Mercury – in 3D! September 10, 2008Posted by jtintle in Planets, Space Fotos.
Tags: 3D, Beagle Rupes, Carnegie Institution of Washington, John Hopkins University Applied Physics Laboratory, Mercury, Mercury Dual Imaging System (MDIS), Mercury Flyby 1, MESSENGER, NAC, Narrow Angle Camera (NAC), NASA, Planetary Science Institute, Sveinsdóttir crater, WAC, Wide Angle Camera (WAC)
January 14, 2008
Image Mission Elapsed Time (MET):
NAC image from 108830230 resampled on a topographic map made from more than 80 NAC and WAC images.
Narrow Angle Camera (NAC) and Wide Angle Camera (WAC) of the Mercury Dual Imaging System (MDIS)
Sveinsdóttir crater is about 120 kilometers by 220 kilometers (75 miles by 140 miles).
This graphic shows a portion of the fault scarp Beagle Rupes cutting through the highly elliptical crater Sveinsdóttir in a three-dimensional (3D) representation. Standard 3D glasses (which can be assembled at home), with a red filter in front of the left eye and a blue filter in front of the right one, can be used to view this picture. By combining information from multiple images of the same portion of Mercury’s surface taken under different viewing angles, the topography of the surface was determined. A high-resolution image was then overlaid on the topography map, resulting in this 3D image. In total, over 80 MESSENGER images were used to create this 3D view of Mercury’s surface. As the MESSENGER mission continues, many more images will be acquired, and these additional images will provide views of Mercury’s surface from a variety of illumination conditions and viewing geometries. These myriad views, anchored by topographic profiles to be acquired by MESSENGER’s laser altimeter, will enable large portions of the surface of Mercury to be studied in 3D.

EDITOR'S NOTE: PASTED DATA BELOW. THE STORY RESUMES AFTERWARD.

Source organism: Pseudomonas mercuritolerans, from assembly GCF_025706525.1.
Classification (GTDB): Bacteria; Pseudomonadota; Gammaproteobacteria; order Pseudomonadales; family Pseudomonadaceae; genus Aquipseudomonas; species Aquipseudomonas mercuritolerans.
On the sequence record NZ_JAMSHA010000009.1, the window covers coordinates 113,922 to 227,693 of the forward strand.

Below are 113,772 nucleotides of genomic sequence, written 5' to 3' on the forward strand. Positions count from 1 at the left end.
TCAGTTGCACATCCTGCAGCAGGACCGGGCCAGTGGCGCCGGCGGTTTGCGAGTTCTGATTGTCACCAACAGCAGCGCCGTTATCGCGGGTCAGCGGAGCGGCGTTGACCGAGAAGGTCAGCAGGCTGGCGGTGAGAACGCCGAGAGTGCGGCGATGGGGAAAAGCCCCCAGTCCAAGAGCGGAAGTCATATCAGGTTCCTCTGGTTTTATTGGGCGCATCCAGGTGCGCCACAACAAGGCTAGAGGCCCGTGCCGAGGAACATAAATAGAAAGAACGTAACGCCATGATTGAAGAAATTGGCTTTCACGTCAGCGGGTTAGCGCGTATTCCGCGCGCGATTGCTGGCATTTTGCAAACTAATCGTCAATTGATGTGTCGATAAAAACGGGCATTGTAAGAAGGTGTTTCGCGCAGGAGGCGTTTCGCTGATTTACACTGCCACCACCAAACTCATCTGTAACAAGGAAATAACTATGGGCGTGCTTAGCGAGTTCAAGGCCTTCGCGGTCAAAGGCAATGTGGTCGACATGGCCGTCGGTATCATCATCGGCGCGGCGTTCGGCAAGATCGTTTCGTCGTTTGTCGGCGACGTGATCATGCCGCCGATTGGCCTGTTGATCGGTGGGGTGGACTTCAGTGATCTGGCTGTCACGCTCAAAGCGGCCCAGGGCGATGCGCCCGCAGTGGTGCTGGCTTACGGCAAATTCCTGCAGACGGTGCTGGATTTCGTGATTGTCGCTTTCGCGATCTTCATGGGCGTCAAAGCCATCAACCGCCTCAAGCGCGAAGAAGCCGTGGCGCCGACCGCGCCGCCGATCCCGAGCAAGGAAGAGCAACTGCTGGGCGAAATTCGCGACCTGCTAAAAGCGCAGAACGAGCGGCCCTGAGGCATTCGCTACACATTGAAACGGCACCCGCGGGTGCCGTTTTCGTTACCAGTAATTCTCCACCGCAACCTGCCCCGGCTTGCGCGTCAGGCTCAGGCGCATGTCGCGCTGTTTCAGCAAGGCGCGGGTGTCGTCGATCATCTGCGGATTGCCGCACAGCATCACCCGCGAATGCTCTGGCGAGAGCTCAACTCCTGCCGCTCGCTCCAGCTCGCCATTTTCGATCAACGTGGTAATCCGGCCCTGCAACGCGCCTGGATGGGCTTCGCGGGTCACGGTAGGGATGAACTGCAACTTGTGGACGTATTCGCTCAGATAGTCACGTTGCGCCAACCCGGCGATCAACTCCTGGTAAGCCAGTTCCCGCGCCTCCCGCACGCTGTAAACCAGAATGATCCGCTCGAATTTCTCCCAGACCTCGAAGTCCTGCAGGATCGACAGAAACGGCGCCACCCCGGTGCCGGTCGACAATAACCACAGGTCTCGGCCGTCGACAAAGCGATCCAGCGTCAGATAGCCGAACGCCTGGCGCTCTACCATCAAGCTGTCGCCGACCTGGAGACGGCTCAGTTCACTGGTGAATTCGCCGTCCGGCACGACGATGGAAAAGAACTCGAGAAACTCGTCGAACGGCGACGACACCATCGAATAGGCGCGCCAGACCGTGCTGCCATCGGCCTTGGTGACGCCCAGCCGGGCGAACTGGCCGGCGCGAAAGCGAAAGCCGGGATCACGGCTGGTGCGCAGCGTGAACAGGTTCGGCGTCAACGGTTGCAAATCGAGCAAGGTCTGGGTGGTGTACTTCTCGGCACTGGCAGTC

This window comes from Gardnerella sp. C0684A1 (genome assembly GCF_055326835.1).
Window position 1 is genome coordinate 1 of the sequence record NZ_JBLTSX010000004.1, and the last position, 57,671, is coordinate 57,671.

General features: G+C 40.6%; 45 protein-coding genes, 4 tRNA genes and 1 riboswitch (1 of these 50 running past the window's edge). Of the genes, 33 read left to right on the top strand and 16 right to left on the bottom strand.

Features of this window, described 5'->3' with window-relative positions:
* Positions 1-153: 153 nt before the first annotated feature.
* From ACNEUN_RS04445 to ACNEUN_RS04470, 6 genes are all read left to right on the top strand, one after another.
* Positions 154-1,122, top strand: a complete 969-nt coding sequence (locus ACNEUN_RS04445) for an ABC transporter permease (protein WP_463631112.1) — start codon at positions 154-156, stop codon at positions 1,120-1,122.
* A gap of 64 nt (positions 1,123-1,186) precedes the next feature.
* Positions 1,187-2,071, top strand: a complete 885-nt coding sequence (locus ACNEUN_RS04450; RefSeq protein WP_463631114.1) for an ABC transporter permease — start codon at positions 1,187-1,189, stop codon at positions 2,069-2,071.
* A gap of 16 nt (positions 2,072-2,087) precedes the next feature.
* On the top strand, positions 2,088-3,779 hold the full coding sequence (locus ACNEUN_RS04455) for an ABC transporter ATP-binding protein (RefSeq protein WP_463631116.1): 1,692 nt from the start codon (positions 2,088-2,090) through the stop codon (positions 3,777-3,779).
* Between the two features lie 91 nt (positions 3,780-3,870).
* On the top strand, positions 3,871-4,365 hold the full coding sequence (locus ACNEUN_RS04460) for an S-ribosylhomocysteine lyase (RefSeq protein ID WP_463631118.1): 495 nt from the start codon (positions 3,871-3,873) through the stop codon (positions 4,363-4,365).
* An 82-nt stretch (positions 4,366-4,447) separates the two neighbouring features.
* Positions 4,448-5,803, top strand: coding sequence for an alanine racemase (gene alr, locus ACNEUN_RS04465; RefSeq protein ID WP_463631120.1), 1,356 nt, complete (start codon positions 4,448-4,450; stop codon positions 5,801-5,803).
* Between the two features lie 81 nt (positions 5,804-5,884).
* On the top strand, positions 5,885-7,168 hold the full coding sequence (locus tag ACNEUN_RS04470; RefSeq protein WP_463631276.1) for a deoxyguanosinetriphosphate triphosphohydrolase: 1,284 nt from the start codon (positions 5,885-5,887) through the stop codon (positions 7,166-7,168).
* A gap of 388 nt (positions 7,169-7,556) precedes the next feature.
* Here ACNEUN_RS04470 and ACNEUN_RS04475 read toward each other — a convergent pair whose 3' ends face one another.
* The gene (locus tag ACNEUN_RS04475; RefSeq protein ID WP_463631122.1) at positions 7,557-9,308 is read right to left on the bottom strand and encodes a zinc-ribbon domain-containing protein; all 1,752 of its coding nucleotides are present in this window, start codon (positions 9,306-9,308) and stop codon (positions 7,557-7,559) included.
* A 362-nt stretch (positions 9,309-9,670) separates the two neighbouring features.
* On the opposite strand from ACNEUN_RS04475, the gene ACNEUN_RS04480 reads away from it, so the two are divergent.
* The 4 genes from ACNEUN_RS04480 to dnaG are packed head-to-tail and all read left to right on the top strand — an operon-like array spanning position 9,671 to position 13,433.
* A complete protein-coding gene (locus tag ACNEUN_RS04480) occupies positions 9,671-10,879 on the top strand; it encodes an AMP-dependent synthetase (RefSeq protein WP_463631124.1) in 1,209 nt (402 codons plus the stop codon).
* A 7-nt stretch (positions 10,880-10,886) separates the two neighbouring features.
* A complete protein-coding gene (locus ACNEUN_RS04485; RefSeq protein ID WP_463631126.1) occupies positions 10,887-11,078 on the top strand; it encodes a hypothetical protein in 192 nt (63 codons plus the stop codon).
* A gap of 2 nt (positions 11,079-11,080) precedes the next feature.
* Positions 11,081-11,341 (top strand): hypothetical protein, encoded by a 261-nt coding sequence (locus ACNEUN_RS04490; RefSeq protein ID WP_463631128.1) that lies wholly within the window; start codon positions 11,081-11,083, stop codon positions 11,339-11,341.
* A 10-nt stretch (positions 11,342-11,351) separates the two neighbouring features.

NASA/Johns Hopkins University Applied Physics Laboratory/Carnegie Institution of Washington/Planetary Science Institute